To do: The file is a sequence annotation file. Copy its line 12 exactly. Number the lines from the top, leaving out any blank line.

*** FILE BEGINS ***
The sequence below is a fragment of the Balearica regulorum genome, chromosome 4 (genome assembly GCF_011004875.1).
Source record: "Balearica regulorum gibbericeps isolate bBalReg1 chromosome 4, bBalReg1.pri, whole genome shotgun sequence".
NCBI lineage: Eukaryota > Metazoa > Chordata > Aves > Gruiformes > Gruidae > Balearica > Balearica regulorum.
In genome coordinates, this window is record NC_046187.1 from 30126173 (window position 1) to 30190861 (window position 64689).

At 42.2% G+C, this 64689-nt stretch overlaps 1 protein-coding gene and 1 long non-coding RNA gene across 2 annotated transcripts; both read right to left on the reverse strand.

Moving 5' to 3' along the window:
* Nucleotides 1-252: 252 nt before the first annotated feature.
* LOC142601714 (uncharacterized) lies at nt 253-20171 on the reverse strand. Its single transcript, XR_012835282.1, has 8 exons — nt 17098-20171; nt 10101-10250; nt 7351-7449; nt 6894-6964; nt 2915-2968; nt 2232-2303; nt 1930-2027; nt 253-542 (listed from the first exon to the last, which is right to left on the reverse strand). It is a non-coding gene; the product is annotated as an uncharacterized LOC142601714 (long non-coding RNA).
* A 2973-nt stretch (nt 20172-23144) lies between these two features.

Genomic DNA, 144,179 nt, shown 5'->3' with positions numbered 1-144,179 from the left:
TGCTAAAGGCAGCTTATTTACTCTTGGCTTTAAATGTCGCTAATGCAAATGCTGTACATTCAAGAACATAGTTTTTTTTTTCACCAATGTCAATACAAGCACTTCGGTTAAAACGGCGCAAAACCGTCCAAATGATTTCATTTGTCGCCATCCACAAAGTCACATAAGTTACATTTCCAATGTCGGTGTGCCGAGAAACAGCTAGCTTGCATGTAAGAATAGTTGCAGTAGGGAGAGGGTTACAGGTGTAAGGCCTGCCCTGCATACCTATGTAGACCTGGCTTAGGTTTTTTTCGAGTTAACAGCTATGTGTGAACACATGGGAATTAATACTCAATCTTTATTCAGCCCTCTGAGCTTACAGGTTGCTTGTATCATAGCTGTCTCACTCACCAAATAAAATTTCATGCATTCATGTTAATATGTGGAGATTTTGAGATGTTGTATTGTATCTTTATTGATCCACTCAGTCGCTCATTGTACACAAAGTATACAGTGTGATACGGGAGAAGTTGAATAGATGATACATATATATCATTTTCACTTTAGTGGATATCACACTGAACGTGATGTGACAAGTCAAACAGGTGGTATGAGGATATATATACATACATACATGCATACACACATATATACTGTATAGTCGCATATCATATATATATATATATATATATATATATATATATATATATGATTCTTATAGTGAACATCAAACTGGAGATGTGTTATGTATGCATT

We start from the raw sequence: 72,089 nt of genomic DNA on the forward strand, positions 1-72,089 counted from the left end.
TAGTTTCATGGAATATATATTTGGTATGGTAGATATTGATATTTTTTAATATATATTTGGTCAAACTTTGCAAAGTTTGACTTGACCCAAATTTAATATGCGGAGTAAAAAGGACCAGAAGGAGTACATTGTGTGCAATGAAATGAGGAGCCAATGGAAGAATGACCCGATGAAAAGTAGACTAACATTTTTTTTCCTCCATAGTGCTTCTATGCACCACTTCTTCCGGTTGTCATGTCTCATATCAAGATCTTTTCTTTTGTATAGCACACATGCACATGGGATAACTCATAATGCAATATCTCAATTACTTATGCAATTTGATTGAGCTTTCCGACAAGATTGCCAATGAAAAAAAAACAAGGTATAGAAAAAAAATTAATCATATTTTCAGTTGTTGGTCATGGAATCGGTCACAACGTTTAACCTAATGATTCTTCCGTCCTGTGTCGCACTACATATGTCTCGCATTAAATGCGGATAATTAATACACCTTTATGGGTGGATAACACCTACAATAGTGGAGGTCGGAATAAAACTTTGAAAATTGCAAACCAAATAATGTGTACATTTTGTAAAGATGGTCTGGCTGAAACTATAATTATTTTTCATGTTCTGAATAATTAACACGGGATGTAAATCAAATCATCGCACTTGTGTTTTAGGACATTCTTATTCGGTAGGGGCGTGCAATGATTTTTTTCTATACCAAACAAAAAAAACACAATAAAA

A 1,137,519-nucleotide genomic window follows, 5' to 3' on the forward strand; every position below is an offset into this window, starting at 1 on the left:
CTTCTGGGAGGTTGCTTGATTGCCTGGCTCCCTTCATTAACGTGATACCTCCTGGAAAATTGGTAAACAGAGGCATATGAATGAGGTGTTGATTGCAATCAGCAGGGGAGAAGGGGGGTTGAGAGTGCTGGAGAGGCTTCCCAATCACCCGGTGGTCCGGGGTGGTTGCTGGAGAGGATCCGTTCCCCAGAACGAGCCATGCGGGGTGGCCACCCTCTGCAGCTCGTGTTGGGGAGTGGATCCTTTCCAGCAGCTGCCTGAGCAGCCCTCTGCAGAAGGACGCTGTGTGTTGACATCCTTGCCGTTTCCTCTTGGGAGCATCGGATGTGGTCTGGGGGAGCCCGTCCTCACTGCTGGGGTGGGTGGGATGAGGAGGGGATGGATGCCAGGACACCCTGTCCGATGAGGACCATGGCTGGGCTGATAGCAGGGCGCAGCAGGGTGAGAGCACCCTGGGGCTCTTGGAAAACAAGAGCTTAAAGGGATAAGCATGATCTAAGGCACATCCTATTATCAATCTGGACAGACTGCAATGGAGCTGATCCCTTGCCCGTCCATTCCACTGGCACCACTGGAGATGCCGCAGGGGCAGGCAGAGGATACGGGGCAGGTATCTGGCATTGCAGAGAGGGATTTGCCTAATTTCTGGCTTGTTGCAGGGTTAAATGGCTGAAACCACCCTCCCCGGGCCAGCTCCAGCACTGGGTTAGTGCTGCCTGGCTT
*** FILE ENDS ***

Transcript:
We start from the raw sequence: 72,089 nt of genomic DNA on the forward strand, positions 1-72,089 counted from the left end.